The 2017 Nobel Peace Prize was awarded Friday to the International Campaign to Abolish Nuclear Weapons.
The Norwegian Nobel Committee said ICAN was receiving the award for its "work to draw attention to the catastrophic humanitarian consequences of any use of nuclear weapons and for its ground-breaking efforts to achieve a treaty-based prohibition of such weapons."
Nobel committee president Berit Reiss-Andersen praised the work of ICAN at a time when tensions remain high over North Korea's nuclear weapons testing and as the Iran nuclear deal has been called into question by US President Donald Trump.
"Some states are modernizing their nuclear arsenals, and there is a real danger that more countries will try to procure nuclear weapons, as exemplified by North Korea," Andersen said.
"Nuclear weapons pose a constant threat to humanity and all life on earth. Through binding international agreements, the international community has previously adopted prohibitions against land mines, cluster munitions and biological and chemical weapons. Nuclear weapons are even more destructive, but have not yet been made the object of a similar international legal prohibition."
ICAN, a coalition of non-governmental organizations in 100 countries, said that it was a "great honor" to have been recognized for its role as a driving force behind the United Nations Treaty on the Prohibition of Nuclear Weapons, which was adopted on July 7 with the support of 122 nations.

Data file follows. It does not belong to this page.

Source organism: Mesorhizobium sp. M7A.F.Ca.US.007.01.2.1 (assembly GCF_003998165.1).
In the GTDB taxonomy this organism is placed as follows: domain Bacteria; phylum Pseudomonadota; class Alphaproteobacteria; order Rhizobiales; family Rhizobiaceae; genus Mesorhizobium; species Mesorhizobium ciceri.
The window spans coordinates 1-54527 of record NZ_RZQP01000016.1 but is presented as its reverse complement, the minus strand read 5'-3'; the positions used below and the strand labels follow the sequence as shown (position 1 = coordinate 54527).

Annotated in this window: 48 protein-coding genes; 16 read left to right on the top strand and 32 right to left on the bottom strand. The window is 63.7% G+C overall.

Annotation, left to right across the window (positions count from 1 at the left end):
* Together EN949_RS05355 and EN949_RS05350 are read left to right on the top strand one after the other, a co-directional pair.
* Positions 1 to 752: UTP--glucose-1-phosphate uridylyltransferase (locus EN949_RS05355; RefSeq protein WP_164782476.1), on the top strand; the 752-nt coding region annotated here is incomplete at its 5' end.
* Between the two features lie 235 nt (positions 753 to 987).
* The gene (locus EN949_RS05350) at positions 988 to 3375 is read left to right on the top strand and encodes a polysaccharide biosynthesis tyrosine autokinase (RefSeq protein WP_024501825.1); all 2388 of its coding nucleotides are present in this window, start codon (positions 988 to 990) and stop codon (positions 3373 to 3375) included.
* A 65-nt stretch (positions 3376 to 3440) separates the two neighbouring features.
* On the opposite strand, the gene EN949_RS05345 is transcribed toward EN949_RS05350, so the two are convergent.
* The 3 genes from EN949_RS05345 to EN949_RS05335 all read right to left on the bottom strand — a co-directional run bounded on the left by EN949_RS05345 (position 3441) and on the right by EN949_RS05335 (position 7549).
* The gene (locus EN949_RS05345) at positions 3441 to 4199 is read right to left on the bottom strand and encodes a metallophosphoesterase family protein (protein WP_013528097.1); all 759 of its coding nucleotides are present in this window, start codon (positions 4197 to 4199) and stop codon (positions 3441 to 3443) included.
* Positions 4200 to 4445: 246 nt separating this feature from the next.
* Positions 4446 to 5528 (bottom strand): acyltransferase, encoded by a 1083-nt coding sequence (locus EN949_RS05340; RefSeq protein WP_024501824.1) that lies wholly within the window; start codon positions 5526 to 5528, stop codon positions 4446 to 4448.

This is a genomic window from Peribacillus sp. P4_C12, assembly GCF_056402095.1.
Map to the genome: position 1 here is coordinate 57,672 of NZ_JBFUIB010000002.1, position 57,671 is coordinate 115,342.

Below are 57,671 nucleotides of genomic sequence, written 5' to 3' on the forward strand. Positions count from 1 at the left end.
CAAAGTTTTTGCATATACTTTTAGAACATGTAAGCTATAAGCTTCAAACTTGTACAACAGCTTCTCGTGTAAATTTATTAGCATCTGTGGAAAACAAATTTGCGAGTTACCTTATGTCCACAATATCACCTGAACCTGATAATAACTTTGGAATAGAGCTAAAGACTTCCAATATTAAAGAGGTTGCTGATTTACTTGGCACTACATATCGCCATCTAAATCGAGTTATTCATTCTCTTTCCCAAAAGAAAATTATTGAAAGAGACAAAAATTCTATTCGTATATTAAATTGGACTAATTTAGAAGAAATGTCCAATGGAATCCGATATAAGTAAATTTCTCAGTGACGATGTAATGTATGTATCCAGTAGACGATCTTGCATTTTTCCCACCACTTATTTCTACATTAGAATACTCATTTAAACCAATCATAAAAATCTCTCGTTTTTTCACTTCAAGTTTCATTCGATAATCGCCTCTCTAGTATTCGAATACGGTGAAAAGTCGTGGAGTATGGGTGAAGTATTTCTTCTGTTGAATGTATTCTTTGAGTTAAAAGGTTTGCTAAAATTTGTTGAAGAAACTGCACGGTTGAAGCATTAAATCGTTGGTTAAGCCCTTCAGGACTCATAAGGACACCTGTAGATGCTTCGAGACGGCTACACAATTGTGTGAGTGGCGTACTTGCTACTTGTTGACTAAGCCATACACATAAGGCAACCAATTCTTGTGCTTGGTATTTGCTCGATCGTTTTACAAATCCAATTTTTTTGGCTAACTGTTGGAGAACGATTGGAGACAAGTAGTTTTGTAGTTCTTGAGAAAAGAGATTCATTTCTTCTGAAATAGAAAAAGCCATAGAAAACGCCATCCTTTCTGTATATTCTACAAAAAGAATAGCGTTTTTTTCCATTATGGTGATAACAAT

The treaty prohibits a catalog of nuclear activity, including undertaking development, testing, production, manufacturing, acquiring, possessing or stockpiling nuclear weapons.
The United States, United Kingdom, France, Russia and China -- the five permanent members of the UN Security Council, all of which have nuclear arsenals -- did not participate in the treaty negotiations.
"The belief of some governments that nuclear weapons are a legitimate and essential source of security is not only misguided, but also dangerous, for it incites proliferation and undermines disarmament," ICAN said in a statement. " All nations should reject these weapons completely -- before they are ever used again.
"This is a time of great global tension, when fiery rhetoric could all too easily lead us, inexorably, to unspeakable horror.
"The specter of nuclear conflict looms large once more. If ever there were a moment for nations to declare their unequivocal opposition to nuclear weapons, that moment is now."
Beatrice Fihn, the organization's chief executive, was left stunned by the announcement, telling reporters she thought it was a "prank" after receiving a phone call from the Nobel Committee just moments before the announcement.
But she said the award of the prize to her organization was "hugely important" in the quest to abolish nuclear weapons.
"I think it's hugely important that we raise awareness of this issue and this treaty, the treaty on prohibition of nuclear weapons, has declared that kind of behavior illegal," she told reporters in Geneva.
"The prize sends a very strong signal that this is unacceptable, you have to stop and you have to join majority of states in the world that have concluded that this is unacceptable and illegal."